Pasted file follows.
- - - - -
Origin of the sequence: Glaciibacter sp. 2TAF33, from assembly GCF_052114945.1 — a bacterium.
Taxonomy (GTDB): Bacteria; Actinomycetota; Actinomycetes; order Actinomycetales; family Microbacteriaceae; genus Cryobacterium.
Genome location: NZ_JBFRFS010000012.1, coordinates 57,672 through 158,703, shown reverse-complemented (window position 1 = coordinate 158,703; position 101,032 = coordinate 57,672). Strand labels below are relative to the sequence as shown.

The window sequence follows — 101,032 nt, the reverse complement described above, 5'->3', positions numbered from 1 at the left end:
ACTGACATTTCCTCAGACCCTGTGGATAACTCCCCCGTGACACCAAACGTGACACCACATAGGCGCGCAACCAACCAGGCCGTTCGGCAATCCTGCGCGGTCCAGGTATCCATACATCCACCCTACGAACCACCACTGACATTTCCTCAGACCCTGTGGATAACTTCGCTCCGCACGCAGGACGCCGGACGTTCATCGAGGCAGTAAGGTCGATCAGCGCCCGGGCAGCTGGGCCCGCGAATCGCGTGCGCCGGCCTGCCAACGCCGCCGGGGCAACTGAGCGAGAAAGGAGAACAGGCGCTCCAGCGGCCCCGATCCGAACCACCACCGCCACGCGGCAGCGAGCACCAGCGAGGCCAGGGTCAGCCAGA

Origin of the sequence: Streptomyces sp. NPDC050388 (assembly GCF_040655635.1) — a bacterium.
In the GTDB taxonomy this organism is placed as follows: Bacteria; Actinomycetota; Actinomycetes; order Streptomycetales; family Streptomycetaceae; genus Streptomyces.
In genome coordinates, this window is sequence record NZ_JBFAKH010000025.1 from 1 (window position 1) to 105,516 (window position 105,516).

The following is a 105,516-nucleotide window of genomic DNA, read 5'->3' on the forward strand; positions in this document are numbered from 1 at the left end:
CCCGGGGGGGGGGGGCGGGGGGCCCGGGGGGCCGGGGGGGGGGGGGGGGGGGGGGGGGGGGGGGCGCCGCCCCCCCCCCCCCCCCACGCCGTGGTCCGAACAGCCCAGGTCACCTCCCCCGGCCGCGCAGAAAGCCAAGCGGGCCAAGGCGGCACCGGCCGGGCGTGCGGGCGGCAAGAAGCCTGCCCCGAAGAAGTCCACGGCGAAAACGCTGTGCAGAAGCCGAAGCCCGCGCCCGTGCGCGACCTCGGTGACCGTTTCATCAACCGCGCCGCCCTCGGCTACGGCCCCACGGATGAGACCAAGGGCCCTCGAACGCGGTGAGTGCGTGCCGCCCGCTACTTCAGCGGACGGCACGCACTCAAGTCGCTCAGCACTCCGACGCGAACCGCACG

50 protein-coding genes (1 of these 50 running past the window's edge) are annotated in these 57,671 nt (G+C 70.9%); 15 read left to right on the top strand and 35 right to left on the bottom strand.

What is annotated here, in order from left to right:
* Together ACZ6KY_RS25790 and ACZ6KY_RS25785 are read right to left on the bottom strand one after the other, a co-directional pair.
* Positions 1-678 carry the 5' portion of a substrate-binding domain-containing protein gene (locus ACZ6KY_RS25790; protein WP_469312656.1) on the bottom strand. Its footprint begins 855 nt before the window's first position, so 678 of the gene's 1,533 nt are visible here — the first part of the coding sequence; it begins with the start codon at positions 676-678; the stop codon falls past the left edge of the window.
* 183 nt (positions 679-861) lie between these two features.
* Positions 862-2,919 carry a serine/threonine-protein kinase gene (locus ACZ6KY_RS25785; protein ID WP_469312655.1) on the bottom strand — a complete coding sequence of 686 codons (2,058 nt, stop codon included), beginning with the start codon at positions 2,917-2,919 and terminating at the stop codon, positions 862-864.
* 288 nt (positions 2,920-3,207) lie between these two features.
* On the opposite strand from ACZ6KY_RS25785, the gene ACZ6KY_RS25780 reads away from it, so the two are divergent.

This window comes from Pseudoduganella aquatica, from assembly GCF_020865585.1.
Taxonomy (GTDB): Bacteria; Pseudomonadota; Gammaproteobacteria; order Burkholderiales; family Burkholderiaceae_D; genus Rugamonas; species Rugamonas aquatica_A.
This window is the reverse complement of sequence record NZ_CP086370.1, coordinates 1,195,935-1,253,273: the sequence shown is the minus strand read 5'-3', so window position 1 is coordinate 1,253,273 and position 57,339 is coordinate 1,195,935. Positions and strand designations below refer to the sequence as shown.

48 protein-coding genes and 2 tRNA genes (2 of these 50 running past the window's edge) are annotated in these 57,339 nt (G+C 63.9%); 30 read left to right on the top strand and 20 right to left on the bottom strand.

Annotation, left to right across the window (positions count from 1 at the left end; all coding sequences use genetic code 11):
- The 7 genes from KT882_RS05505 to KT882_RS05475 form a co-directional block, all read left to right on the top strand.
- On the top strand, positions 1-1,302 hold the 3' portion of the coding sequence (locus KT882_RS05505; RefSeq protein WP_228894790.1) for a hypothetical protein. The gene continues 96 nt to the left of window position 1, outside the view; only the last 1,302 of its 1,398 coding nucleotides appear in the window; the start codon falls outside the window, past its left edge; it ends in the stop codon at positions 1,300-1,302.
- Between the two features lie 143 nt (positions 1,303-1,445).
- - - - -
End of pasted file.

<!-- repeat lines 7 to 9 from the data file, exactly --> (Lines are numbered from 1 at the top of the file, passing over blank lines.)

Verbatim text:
In the GTDB taxonomy this organism is placed as follows: Bacteria; Actinomycetota; Actinomycetes; order Streptomycetales; family Streptomycetaceae; genus Streptomyces.
In genome coordinates, this window is sequence record NZ_JBFAKH010000025.1 from 1 (window position 1) to 105,516 (window position 105,516).

The following is a 105,516-nucleotide window of genomic DNA, read 5'->3' on the forward strand; positions in this document are numbered from 1 at the left end: